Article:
The best museums to visit in Mexico City
It’s impossible to see the entire museum in one day, but coming back and seeing the Coatlicue with adult eyes will change your perception of one of Mexico’s most important museums. After 54 years, it was necessary to restore its two great murals: The World of the Maya (Leonora Carrington) and the Map of Meso-America (Ernesto Vázquez y Luis Covarrubias).
The selling point of this museum – the most visited in all of Mexico City - is that it was the house where Frida Kahlo was born, lived her life and died. When one enters the Blue House, they’re transported immediately to Frida’s universe, and within it, you’ll find not only her most famous works like Viva la Vida and Frida and her Cesarean, but also diaries, dresses, mirrors and even her bed. In fact, her ashes can be found in what was her bedroom.
This is one of the most functional and beautiful museums in Mexico City. Inaugurated in November 2008 and with an impressive design by Teodoro González de León, this is a multimodal space that also allows for the exhibition of retrospective work, which is a space of installations designed specifically for this building. One of the museum’s most interesting offerings is the Experimental Sound Space: a dark room where sound works of all types are created.
The building is the old Palace of the Secretary of Communications and Public Works, designed by Italian architect Silvio Contri, who began its construction in 1904. On the inside, it opens to a beautiful staircase whose marble steps show the footprints of time. There’s also impactful, French-influenced marble sculptures in the vestibule, such as the famous “Malgré Tout” (“Inspite of it all”) by Jesús Fructuoso Contreras (1882-1948). The museum’s collection is vast and includes all types of work from the viceroy era to the middle of the 20th century.
Its construction began in 1904 during the Porfirio Diaz dictatorship, and its interiors were designed in the decades after the revolution. Not to mention the vestibule’s impressive Art Deco construction. Inside, there are several exhibition halls for plastic arts and history, and dominating its walls are some of the most imposing murals of the greatest Mexican Muralists: Diego Rivera, David Alfaro Siqueiros, José Clemente Orozco, Roberto Montenegro and Jorge González Camarena.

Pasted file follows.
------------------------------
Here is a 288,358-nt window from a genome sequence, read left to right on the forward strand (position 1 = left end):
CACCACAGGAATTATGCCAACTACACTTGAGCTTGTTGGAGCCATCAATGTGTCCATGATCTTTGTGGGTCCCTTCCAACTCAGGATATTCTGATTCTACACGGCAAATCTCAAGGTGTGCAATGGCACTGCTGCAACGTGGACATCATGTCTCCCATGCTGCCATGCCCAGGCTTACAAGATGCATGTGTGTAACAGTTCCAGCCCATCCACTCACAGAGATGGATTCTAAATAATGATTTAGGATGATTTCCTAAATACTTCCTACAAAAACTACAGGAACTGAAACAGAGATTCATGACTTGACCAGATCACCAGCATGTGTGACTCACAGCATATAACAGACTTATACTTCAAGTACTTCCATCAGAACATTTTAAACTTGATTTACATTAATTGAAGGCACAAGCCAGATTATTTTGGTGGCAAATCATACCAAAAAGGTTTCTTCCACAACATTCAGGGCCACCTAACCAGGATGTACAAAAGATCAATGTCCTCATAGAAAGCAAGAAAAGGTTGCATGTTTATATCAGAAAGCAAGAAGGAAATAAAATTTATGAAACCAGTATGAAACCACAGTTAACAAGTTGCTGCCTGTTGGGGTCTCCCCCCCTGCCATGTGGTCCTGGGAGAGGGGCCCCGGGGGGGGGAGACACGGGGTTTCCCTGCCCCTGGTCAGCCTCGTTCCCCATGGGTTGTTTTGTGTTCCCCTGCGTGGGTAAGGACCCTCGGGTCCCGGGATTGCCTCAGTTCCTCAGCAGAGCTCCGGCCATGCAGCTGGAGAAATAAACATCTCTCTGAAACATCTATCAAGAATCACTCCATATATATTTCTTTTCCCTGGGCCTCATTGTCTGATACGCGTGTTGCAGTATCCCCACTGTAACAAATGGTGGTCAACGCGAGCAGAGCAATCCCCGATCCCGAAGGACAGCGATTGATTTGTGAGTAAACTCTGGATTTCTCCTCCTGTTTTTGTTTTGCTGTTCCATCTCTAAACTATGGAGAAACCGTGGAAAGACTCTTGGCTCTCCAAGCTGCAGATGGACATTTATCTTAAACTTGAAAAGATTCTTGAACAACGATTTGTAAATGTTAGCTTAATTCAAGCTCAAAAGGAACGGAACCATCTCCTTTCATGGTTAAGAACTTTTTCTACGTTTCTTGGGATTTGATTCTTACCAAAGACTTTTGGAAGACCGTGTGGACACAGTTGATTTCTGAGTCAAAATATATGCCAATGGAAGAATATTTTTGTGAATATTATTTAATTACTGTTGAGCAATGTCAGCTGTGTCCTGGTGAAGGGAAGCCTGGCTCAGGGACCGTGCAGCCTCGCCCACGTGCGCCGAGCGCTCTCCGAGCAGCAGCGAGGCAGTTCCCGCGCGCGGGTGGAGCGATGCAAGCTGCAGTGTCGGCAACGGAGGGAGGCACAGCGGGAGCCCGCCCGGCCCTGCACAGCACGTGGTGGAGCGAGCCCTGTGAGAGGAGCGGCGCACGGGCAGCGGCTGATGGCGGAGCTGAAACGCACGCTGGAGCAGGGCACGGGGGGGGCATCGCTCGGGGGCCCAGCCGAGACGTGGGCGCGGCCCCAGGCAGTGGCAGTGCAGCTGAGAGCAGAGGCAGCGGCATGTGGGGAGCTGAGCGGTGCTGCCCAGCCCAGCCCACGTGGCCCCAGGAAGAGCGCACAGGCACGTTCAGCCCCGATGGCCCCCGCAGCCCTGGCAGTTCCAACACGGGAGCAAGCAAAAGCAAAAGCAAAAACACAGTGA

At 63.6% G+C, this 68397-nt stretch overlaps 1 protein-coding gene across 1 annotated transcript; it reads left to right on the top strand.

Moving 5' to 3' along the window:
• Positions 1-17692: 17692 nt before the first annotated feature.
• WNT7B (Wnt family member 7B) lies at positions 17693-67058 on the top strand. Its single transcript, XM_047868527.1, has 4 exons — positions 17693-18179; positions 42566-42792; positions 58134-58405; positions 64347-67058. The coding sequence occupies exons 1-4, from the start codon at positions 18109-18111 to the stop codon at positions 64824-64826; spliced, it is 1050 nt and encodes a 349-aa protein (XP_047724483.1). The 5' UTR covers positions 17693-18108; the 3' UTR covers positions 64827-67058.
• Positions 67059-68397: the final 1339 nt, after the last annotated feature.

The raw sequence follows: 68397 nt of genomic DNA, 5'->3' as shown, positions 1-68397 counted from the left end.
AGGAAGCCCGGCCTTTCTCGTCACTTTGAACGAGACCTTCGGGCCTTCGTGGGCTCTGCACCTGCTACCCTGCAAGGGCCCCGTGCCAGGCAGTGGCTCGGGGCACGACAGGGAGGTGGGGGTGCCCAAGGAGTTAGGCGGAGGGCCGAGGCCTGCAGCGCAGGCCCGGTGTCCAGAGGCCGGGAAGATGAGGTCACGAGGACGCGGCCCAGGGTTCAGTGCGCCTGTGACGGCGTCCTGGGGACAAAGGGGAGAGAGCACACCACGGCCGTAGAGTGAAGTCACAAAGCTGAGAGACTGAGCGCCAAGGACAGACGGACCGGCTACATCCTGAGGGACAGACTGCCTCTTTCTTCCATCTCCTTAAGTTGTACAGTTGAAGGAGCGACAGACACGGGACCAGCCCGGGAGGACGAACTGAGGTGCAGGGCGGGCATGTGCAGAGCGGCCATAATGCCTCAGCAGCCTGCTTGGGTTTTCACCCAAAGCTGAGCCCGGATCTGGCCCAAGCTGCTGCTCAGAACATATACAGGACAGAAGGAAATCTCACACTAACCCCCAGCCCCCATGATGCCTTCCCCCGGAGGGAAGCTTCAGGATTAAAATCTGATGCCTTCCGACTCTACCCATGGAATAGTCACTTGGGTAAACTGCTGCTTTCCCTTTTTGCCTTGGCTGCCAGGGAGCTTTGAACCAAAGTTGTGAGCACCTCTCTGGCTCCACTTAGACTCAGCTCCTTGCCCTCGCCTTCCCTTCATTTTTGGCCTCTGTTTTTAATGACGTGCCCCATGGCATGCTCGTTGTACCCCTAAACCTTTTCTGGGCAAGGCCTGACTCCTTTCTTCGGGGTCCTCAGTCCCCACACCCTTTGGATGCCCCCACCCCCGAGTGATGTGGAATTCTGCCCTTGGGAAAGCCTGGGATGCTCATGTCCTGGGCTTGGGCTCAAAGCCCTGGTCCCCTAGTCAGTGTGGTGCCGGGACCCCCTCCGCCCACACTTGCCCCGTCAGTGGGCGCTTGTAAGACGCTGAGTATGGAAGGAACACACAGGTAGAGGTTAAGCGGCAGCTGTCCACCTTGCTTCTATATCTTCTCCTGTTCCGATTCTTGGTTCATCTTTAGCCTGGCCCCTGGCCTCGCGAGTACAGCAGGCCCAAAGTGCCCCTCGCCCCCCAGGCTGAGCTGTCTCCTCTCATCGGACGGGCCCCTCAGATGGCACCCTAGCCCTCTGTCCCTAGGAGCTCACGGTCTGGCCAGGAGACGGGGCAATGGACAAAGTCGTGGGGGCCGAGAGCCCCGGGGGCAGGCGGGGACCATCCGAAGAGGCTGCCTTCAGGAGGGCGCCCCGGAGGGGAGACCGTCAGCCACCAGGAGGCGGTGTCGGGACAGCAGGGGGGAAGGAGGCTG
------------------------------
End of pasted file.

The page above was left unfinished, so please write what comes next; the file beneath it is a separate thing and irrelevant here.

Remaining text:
Eugenio López Alonso’s contemporary art collection began in the 1990s and is one of Latin America’s most extensive and important. Beginning in November of 2013, it got one step closer to city residents in a new headquarters that acts as the primary exhibition space of the Jumex Contemporary Art Foundation. British architect David Chipperfield, who formed part of the Tate Modern and the River and Rowing Museum in Henley-on-Thames, designed this building, his first in Latin America.
The Tamayo Contemporary Art Museum is one of the preferred museums of art lovers, thanks to the fact that it continuously houses vanguard exhibits and for its impressive collection of Rufino Tamayo, donated by the artist for the museum’s creation, as well as its international collection from the 1960s-70s. The architect in charge of the transformation couldn’t have been anyone other than Teodoro González de León, who along with Abraham Zabludovsky, developed the original project.
More than a museum, Dolores Olmedo’s home is a true oasis on the city’s southern side. With a walkway through the gardens of this former plantation in La Noria. Dolores Olmedo’s life was as vibrant as her collection. As friend and benefactress of Diego Rivera, the main treasure of her collection are the works of the famed painter and that of his most beloved women: his first wife, Angelina Beloff and Frida Kahlo, whose paintings are constantly traveling the world and therefore may not be on display upon your visit.
It’s always been a college. Even when it was a new facility in 1588, the Jesuits gave classes here. Throughout the centuries, the building also became the barracks for the Mexican army, and again a college, and then again a barracks, until 1867 when Benito Juárez’s government established the space as the National Preparatory School, which it remained until it closed in 1978. It reopened as a cultural space in 1992. Inside the building you’ll find the diverse murals of artists such as Jean Charlot, David Alfaro Siqueiros, José Clemente Orozco and The Creation, Diego Rivera’s first mural.
This museum came to life around the same time as the National Anthropology Museum, the former Viceregal Art Gallery and the Museum of Natural History; all during the city’s 1960s cosmopolitan boom. It continues to be one of the most important collections of 20th century art in Latin America. Beyond its offering of high-quality temporary exhibits, it also boasts its own collection of artists such as Diego Rivera, Leonora Carrington, Frida Kahlo and Remedios Varo.